We did it!! Welcome to the inaugural issue of Junctions: Graduate Journal of the Humanities, an open source peer-reviewed academic graduate journal published twice yearly. Junctions aims to serve as a forum for multi- and interdisciplinary discussions across the Humanities, providing graduate students with the opportunity to disseminate their research to a diverse audience of peers and scholars. Often, the papers we write in our research master will only be read by our professors, save for a proofreading by a peer. With Junctions we aim in each issue to bring together a wide range of articles showcasing the diversity of the Humanities, and to guide our authors to make their work accessible to a broad scholarly audience within the Humanities.
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But first some background: Junctions started out as a small idea, but has always had big ambitions: to set up a journal run by and for graduate students to provide a stepping-stone for graduate students and doctoral candidates to take their first steps towards publishing their academic work and to learn about the academic publishing process. The first seed was planted during the conclusion of the First Humanities Student Conference at Utrecht University, The Netherlands in January 2015. After many enthusiastic responses from students and faculty alike, and numbers of meetings with the Graduate School of Humanities at Utrecht University, the idea of launching a graduate journal started to become more concrete. Now, eighteen months and many hours of work later, we are proud to present to you the fruit of our labors: the first issue of Junctions.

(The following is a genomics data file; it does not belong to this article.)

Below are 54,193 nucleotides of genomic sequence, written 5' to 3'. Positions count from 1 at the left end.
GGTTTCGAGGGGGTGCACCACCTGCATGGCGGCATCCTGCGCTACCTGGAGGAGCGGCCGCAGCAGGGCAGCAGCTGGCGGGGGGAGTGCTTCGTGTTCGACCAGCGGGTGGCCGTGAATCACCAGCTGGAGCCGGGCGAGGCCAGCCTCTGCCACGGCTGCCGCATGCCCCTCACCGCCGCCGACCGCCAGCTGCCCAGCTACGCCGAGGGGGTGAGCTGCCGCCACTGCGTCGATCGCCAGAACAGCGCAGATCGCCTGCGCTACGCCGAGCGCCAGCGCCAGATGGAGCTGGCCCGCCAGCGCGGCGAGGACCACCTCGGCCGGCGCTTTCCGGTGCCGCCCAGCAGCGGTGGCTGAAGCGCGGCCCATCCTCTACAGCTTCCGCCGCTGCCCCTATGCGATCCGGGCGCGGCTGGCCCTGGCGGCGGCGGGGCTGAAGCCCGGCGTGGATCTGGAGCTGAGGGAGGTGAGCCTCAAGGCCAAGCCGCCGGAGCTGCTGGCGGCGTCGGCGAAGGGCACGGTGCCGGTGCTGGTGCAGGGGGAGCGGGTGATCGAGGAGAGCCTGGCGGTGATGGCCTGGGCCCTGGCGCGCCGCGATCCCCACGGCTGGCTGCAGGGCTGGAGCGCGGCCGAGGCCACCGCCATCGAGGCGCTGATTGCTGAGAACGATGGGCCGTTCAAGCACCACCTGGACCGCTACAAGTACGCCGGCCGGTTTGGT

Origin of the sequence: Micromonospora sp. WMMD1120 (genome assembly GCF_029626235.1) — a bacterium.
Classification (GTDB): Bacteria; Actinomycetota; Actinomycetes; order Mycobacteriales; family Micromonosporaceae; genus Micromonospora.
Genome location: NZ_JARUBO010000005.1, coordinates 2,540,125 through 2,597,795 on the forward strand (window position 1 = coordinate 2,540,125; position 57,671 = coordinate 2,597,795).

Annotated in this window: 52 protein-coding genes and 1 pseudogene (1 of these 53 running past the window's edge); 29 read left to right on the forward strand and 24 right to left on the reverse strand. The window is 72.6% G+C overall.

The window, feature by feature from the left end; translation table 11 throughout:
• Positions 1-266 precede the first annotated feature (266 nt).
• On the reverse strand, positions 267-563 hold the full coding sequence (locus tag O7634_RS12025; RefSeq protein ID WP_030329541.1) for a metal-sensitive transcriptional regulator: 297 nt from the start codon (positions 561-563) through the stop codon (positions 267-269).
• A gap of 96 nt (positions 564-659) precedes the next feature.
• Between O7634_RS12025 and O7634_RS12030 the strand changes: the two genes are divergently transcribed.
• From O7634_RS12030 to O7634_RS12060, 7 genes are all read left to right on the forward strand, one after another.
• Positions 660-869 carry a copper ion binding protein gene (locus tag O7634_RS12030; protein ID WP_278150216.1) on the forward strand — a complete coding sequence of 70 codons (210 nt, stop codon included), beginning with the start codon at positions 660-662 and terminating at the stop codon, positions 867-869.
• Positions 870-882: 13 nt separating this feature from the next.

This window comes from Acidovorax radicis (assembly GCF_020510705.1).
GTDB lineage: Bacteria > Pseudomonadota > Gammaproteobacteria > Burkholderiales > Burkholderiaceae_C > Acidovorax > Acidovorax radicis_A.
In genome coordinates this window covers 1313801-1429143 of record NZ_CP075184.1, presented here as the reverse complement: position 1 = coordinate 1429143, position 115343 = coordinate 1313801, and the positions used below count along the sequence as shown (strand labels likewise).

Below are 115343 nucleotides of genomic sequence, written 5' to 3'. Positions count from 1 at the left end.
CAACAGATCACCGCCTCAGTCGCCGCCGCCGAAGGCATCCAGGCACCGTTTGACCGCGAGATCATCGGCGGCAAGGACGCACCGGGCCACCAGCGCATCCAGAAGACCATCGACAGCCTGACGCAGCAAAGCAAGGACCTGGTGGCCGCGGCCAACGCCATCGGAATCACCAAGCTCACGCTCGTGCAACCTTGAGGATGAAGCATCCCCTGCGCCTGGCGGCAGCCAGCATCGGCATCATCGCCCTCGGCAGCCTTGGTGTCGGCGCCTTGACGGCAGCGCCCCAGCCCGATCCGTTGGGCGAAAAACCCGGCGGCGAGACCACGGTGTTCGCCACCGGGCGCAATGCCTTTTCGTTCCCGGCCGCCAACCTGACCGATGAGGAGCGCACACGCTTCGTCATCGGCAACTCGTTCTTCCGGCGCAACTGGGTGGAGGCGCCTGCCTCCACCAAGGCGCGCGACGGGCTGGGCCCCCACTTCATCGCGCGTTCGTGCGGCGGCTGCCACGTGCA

As Editors-in-Chief, we would like to thank the authors for the hard work and time they dedicated to this journal. We are honoured to be able to publish this first issue with your fantastic articles. Furthermore, we would like to thank all the members of the Editorial Board and all the peer reviewers for their time and efforts in shaping the issue. Without you there would be no journal. Lastly, this journal is the product of extensive conversations with numerous Humanities scholars from Utrecht University. Therefore, the Editors would like to take this opportunity to thank the Board of Educational Directors and the following scholars in particular: prof. dr. Bert van den Brink, prof. dr. Frank Kessler, prof. dr. Maarten Prak, prof. dr. Oscar Gelderblom, prof. dr. Berteke Waaldijk, dr. Nanna Verhoeff, and dr. Vincent Crone, as well as prof. dr. Floris Cohen, prof. dr Kiene Brillenburg Wurth, prof. dr. Frank Wijnen and dr. Christoph Baumgartner, for the faith they expressed in our endeavour and the support they lend us along the way.
Els Woudstra and Stephanie de Smale